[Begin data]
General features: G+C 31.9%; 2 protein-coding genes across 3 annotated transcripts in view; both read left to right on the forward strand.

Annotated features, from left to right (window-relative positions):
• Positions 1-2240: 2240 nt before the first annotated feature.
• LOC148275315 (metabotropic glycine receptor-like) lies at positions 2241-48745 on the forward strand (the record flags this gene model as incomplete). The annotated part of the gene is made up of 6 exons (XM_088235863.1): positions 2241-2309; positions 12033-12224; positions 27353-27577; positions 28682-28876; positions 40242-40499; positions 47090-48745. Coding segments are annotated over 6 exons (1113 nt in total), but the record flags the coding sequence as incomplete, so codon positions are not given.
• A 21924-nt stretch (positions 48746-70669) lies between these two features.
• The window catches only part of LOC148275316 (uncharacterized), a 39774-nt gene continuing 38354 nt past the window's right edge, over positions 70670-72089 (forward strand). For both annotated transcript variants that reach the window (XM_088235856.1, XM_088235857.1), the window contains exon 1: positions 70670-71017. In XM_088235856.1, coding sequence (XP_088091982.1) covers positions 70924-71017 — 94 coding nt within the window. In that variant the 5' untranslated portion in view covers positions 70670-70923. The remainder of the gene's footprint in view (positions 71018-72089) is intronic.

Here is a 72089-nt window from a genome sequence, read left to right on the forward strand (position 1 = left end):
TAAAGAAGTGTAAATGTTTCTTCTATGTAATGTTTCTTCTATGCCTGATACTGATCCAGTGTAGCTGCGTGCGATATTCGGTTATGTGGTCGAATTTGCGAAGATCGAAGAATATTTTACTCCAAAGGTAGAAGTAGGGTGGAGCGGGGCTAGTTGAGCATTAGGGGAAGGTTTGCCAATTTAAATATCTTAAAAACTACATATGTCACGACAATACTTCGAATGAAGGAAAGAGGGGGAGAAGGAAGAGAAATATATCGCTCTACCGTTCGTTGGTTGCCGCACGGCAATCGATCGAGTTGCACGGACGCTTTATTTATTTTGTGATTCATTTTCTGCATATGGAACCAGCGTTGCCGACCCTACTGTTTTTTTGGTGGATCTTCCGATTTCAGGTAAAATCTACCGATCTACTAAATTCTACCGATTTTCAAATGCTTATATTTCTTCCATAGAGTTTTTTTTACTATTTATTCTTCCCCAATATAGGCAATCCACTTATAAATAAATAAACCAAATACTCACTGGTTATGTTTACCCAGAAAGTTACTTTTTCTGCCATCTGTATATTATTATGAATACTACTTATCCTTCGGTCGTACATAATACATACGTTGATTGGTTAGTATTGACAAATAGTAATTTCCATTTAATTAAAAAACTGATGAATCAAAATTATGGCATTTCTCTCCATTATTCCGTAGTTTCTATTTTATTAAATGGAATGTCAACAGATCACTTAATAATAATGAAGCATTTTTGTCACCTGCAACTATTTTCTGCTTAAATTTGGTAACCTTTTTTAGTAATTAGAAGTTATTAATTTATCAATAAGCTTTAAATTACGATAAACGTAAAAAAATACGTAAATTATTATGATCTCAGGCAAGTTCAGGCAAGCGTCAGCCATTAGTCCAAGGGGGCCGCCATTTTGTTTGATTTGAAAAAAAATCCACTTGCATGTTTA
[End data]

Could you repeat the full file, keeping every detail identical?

General features: G+C 31.9%; 2 protein-coding genes across 3 annotated transcripts in view; both read left to right on the forward strand.

Annotated features, from left to right (window-relative positions):
• Positions 1-2240: 2240 nt before the first annotated feature.
• LOC148275315 (metabotropic glycine receptor-like) lies at positions 2241-48745 on the forward strand (the record flags this gene model as incomplete). The annotated part of the gene is made up of 6 exons (XM_088235863.1): positions 2241-2309; positions 12033-12224; positions 27353-27577; positions 28682-28876; positions 40242-40499; positions 47090-48745. Coding segments are annotated over 6 exons (1113 nt in total), but the record flags the coding sequence as incomplete, so codon positions are not given.
• A 21924-nt stretch (positions 48746-70669) lies between these two features.
• The window catches only part of LOC148275316 (uncharacterized), a 39774-nt gene continuing 38354 nt past the window's right edge, over positions 70670-72089 (forward strand). For both annotated transcript variants that reach the window (XM_088235856.1, XM_088235857.1), the window contains exon 1: positions 70670-71017. In XM_088235856.1, coding sequence (XP_088091982.1) covers positions 70924-71017 — 94 coding nt within the window. In that variant the 5' untranslated portion in view covers positions 70670-70923. The remainder of the gene's footprint in view (positions 71018-72089) is intronic.

Here is a 72089-nt window from a genome sequence, read left to right on the forward strand (position 1 = left end):
TAAAGAAGTGTAAATGTTTCTTCTATGTAATGTTTCTTCTATGCCTGATACTGATCCAGTGTAGCTGCGTGCGATATTCGGTTATGTGGTCGAATTTGCGAAGATCGAAGAATATTTTACTCCAAAGGTAGAAGTAGGGTGGAGCGGGGCTAGTTGAGCATTAGGGGAAGGTTTGCCAATTTAAATATCTTAAAAACTACATATGTCACGACAATACTTCGAATGAAGGAAAGAGGGGGAGAAGGAAGAGAAATATATCGCTCTACCGTTCGTTGGTTGCCGCACGGCAATCGATCGAGTTGCACGGACGCTTTATTTATTTTGTGATTCATTTTCTGCATATGGAACCAGCGTTGCCGACCCTACTGTTTTTTTGGTGGATCTTCCGATTTCAGGTAAAATCTACCGATCTACTAAATTCTACCGATTTTCAAATGCTTATATTTCTTCCATAGAGTTTTTTTTACTATTTATTCTTCCCCAATATAGGCAATCCACTTATAAATAAATAAACCAAATACTCACTGGTTATGTTTACCCAGAAAGTTACTTTTTCTGCCATCTGTATATTATTATGAATACTACTTATCCTTCGGTCGTACATAATACATACGTTGATTGGTTAGTATTGACAAATAGTAATTTCCATTTAATTAAAAAACTGATGAATCAAAATTATGGCATTTCTCTCCATTATTCCGTAGTTTCTATTTTATTAAATGGAATGTCAACAGATCACTTAATAATAATGAAGCATTTTTGTCACCTGCAACTATTTTCTGCTTAAATTTGGTAACCTTTTTTAGTAATTAGAAGTTATTAATTTATCAATAAGCTTTAAATTACGATAAACGTAAAAAAATACGTAAATTATTATGATCTCAGGCAAGTTCAGGCAAGCGTCAGCCATTAGTCCAAGGGGGCCGCCATTTTGTTTGATTTGAAAAAAAATCCACTTGCATGTTTA